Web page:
Study aims and research methods

In conclusion, eHealth self-management interventions have the potential to fundamentally improve the quality of life and health outcomes of patients suffering from CKD in China. The Medical Dashboard based self-management intervention has been researched extensively and proven effective. Also, our research team has a close relationship with its developers and is therefore able to amend and upscale the intervention globally. Therefore, we aim to tailor the evidence-based Dutch intervention ‘Medical Dashboard’ to the Chinese context and evaluate its implementation process and effectiveness. To this end, we will use an intervention mapping (IM) approach comprising six steps: (1) a needs assessment, (2) preparation of change objectives matrices, (3) selection of theory-informed intervention methods and strategies, (4) development of a tailored ‘Medical Dashboard’ based intervention plan, (5) development of an implementation - and (6) evaluation plan.

In correspondence with the steps of IM [29], we aim to:

  • Phase 1: Needs, beliefs and perceptions (Step 1 of IM)

Examine the needs, beliefs, perceptions of patients with CKD and care providers towards disease self-management and eHealth interventions;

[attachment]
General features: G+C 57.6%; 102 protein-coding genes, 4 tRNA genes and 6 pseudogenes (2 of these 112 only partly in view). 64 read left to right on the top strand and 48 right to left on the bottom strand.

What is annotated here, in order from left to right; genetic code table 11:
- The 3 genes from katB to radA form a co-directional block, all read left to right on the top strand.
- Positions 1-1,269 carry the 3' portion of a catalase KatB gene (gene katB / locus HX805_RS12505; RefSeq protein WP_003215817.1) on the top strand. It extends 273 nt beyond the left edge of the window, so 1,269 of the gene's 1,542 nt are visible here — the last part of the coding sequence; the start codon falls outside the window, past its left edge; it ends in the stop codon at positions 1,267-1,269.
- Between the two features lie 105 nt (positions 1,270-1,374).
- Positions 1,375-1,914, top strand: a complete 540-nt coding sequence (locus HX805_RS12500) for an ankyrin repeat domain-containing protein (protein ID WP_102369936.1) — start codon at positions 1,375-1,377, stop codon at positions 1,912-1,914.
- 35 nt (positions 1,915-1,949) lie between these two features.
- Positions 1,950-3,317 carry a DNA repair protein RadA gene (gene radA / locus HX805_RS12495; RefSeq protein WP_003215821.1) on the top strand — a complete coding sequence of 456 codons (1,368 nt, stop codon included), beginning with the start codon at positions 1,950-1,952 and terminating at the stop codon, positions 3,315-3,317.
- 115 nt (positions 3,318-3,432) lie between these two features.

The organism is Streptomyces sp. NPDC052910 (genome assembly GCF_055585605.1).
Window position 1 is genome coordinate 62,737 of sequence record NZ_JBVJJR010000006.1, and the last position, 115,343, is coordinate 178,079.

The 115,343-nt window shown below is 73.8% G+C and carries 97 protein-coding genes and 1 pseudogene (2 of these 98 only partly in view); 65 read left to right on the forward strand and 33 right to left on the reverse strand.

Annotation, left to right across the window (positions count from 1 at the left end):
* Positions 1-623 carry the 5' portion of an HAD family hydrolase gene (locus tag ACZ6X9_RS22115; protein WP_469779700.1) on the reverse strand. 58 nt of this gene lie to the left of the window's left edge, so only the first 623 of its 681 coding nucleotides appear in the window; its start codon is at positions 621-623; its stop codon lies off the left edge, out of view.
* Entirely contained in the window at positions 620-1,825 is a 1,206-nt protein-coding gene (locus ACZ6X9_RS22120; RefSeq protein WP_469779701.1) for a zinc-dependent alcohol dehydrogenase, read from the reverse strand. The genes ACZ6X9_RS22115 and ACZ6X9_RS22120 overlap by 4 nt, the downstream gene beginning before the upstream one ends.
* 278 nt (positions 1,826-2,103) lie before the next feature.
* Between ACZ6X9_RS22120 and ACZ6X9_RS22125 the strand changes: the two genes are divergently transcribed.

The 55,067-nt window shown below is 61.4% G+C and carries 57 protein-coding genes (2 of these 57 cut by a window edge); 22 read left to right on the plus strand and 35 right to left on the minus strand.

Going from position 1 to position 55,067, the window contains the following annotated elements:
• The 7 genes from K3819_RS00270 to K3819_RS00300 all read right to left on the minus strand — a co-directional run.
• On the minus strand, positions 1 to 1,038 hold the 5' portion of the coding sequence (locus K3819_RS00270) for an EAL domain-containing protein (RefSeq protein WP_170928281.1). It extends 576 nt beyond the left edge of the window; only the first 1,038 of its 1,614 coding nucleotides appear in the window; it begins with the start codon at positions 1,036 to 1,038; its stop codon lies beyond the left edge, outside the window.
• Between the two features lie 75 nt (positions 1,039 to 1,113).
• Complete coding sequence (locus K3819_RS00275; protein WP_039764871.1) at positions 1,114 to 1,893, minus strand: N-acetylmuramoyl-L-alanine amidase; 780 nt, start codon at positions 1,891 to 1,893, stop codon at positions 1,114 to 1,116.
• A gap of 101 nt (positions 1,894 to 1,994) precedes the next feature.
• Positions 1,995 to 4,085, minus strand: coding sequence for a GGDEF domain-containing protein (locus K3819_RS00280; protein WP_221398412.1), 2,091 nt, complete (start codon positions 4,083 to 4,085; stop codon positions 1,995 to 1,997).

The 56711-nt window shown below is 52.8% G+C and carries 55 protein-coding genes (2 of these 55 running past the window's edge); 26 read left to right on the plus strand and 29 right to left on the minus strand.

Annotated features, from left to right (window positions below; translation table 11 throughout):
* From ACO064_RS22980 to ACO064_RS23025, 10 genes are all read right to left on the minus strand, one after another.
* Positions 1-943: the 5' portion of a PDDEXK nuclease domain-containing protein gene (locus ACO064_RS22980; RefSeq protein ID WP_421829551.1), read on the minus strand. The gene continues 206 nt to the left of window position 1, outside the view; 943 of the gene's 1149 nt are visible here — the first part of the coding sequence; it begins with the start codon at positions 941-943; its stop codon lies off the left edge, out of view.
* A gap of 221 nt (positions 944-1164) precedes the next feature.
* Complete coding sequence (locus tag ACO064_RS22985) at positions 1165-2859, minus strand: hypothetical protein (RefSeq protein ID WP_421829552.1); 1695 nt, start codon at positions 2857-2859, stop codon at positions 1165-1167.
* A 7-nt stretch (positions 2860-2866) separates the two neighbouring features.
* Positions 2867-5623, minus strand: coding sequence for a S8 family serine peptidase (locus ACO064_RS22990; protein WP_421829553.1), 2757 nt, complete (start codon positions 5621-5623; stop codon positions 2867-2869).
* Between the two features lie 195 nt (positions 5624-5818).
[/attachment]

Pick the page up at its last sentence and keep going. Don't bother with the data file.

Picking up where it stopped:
• Phase 2: Intervention and implementation development & planning (Step 2–5 of IM)

Tailor the core components of the ‘Medical Dashboard’ self-management intervention for patients with CKD to the Chinese context;

  • Phase 3: Intervention evaluation (Step 6 of IM)

Employ a hybrid type 2 trial to:

  • Evaluate the effectiveness of the intervention using a cluster RCT with two parallel arms;

  • Evaluate implementation integrity (fidelity) and determinants of implementation.

Methods

The study has been approved by the Ethics Committee of the First Affiliated Hospital of Zhengzhou University (reference number 2019-KY-52).

Study setting

All study phases are (to be) conducted in the First Affiliated Hospital of Zhengzhou University in the Henan province in China. Henan is one of the biggest provinces of China, and it accounts for 9% of the rural Chinese population. An estimated 16.4% (12 million) of adults suffer from CKD in rural areas in Henan [30]. The Department of Nephrology of the First Affiliated Hospital of Zhengzhou University has five sub-units with approximately 276 beds; more than 60,000 patients with CKD visit the Outpatient Clinic of Department of Nephrology each year.

Overview of study design

An overview of the study flow following the six steps of IM is displayed in Table 1.

Table 1 Overview of study phases

Phase 1

Aim

Preliminary evidence suggests that both patients’ and care providers’ needs, beliefs (i.e., an idea or principle judged to be true) and perceptions (i.e., the organized cognitive representations that individuals have about a subject) of disease (self-management) can influence their display of health behaviors and uptake of (self-management) interventions [31,32,33,34]. Therefore, following step 1 of IM, we will first conduct a needs assessment and examine the needs, beliefs, perceptions of patients with CKD and care providers towards disease (self-management) and the use of eHealth interventions.

Design

Intervention monitoring group